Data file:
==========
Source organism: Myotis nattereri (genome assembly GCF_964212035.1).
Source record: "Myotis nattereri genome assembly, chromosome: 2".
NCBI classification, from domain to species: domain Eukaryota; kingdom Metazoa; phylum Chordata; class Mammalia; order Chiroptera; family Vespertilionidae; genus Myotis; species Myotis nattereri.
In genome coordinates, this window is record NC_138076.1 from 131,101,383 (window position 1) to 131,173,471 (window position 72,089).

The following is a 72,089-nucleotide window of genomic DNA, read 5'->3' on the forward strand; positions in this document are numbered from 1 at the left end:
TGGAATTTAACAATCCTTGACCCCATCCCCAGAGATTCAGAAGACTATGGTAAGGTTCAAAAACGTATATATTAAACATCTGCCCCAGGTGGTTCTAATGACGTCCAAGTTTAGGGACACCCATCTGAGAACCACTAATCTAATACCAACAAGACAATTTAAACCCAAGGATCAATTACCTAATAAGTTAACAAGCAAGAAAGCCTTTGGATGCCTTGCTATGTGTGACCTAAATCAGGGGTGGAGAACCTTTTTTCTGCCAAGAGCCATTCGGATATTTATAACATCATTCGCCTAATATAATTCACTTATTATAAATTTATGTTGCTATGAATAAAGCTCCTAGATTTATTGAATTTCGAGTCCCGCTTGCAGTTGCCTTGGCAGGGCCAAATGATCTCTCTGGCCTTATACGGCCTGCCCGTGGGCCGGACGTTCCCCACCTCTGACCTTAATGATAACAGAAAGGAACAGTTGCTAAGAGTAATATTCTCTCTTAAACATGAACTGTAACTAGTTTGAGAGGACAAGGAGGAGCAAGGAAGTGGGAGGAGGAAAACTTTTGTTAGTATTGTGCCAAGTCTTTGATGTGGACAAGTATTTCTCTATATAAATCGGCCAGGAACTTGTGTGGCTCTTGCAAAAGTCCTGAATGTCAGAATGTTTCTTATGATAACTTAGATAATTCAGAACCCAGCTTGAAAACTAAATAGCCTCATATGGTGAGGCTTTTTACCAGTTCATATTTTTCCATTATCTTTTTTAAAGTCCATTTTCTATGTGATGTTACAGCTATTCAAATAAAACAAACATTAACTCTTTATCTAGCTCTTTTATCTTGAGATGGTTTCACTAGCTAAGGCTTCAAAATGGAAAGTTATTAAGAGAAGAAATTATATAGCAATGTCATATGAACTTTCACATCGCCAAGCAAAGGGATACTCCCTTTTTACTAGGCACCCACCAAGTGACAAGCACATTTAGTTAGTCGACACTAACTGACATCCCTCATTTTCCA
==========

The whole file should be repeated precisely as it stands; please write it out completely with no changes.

Source organism: Myotis nattereri (genome assembly GCF_964212035.1).
Source record: "Myotis nattereri genome assembly, chromosome: 2".
NCBI classification, from domain to species: domain Eukaryota; kingdom Metazoa; phylum Chordata; class Mammalia; order Chiroptera; family Vespertilionidae; genus Myotis; species Myotis nattereri.
In genome coordinates, this window is record NC_138076.1 from 131,101,383 (window position 1) to 131,173,471 (window position 72,089).

The following is a 72,089-nucleotide window of genomic DNA, read 5'->3' on the forward strand; positions in this document are numbered from 1 at the left end:
TGGAATTTAACAATCCTTGACCCCATCCCCAGAGATTCAGAAGACTATGGTAAGGTTCAAAAACGTATATATTAAACATCTGCCCCAGGTGGTTCTAATGACGTCCAAGTTTAGGGACACCCATCTGAGAACCACTAATCTAATACCAACAAGACAATTTAAACCCAAGGATCAATTACCTAATAAGTTAACAAGCAAGAAAGCCTTTGGATGCCTTGCTATGTGTGACCTAAATCAGGGGTGGAGAACCTTTTTTCTGCCAAGAGCCATTCGGATATTTATAACATCATTCGCCTAATATAATTCACTTATTATAAATTTATGTTGCTATGAATAAAGCTCCTAGATTTATTGAATTTCGAGTCCCGCTTGCAGTTGCCTTGGCAGGGCCAAATGATCTCTCTGGCCTTATACGGCCTGCCCGTGGGCCGGACGTTCCCCACCTCTGACCTTAATGATAACAGAAAGGAACAGTTGCTAAGAGTAATATTCTCTCTTAAACATGAACTGTAACTAGTTTGAGAGGACAAGGAGGAGCAAGGAAGTGGGAGGAGGAAAACTTTTGTTAGTATTGTGCCAAGTCTTTGATGTGGACAAGTATTTCTCTATATAAATCGGCCAGGAACTTGTGTGGCTCTTGCAAAAGTCCTGAATGTCAGAATGTTTCTTATGATAACTTAGATAATTCAGAACCCAGCTTGAAAACTAAATAGCCTCATATGGTGAGGCTTTTTACCAGTTCATATTTTTCCATTATCTTTTTTAAAGTCCATTTTCTATGTGATGTTACAGCTATTCAAATAAAACAAACATTAACTCTTTATCTAGCTCTTTTATCTTGAGATGGTTTCACTAGCTAAGGCTTCAAAATGGAAAGTTATTAAGAGAAGAAATTATATAGCAATGTCATATGAACTTTCACATCGCCAAGCAAAGGGATACTCCCTTTTTACTAGGCACCCACCAAGTGACAAGCACATTTAGTTAGTCGACACTAACTGACATCCCTCATTTTCCA